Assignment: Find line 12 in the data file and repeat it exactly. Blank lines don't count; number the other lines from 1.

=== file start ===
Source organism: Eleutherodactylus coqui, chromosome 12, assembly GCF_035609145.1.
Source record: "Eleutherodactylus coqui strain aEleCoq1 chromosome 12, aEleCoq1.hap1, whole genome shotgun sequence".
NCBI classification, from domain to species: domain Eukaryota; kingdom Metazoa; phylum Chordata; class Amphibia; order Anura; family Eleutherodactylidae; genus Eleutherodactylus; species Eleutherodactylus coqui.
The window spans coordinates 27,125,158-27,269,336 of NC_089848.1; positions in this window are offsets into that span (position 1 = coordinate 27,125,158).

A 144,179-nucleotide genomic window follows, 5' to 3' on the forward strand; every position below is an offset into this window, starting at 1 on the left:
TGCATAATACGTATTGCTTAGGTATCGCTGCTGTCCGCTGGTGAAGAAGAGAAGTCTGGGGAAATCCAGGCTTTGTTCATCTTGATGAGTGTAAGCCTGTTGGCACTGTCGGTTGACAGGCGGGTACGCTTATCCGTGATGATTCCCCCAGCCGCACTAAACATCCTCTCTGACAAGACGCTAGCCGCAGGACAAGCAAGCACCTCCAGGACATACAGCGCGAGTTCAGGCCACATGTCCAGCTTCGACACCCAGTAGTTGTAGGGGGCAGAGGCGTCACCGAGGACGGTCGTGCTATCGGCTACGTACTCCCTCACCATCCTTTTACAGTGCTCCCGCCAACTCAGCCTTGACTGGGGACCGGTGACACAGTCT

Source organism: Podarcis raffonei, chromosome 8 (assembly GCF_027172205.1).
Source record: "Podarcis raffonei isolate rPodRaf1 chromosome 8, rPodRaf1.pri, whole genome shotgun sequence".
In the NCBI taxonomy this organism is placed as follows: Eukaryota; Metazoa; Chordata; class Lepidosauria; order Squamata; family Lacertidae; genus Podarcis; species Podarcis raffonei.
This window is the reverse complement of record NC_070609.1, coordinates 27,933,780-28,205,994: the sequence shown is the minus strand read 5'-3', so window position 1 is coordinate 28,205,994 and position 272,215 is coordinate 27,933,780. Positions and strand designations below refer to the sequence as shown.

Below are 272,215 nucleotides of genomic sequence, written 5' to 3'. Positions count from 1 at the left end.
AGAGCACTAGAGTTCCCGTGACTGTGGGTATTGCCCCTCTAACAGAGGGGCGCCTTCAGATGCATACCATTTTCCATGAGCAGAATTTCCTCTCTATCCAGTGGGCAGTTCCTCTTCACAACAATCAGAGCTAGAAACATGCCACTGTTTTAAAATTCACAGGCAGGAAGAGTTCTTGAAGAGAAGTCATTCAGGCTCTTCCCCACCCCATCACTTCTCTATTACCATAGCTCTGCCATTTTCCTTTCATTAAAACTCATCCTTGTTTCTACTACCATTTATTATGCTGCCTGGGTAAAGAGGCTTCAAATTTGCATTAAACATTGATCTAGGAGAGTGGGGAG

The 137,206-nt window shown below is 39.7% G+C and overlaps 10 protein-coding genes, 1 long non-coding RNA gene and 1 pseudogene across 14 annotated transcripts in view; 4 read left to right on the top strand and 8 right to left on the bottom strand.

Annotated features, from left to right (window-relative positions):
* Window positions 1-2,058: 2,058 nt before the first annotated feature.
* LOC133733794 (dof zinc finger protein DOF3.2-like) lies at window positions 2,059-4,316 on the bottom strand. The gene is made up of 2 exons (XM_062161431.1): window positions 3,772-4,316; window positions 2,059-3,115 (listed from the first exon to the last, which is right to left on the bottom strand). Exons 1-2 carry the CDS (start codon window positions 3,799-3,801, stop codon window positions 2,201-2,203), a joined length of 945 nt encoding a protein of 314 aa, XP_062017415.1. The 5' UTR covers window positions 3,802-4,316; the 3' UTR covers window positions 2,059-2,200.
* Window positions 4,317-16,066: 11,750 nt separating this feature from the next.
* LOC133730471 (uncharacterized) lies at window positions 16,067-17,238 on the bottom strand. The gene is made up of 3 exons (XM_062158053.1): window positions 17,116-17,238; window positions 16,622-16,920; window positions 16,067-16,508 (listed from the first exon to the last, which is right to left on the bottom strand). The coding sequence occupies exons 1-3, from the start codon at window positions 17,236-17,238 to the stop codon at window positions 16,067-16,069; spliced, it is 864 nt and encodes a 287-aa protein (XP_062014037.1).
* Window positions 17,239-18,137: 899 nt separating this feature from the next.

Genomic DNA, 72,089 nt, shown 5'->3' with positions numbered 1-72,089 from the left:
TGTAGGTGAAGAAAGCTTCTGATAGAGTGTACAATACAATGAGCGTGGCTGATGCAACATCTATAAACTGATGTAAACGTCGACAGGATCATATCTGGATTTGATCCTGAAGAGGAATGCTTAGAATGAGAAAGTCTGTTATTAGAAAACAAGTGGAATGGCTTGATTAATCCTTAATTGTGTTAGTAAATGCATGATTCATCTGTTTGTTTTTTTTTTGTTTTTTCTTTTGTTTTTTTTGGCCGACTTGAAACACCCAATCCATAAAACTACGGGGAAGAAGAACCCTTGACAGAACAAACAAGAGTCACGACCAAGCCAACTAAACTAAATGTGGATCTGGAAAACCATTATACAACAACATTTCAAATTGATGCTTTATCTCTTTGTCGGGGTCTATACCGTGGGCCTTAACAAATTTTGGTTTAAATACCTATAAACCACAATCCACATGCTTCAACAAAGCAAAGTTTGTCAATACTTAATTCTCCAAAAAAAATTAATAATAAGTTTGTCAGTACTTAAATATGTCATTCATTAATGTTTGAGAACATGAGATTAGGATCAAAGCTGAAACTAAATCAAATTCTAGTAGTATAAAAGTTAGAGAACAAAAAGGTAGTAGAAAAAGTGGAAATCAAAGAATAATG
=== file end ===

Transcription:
AGAGCACTAGAGTTCCCGTGACTGTGGGTATTGCCCCTCTAACAGAGGGGCGCCTTCAGATGCATACCATTTTCCATGAGCAGAATTTCCTCTCTATCCAGTGGGCAGTTCCTCTTCACAACAATCAGAGCTAGAAACATGCCACTGTTTTAAAATTCACAGGCAGGAAGAGTTCTTGAAGAGAAGTCATTCAGGCTCTTCCCCACCCCATCACTTCTCTATTACCATAGCTCTGCCATTTTCCTTTCATTAAAACTCATCCTTGTTTCTACTACCATTTATTATGCTGCCTGGGTAAAGAGGCTTCAAATTTGCATTAAACATTGATCTAGGAGAGTGGGGAG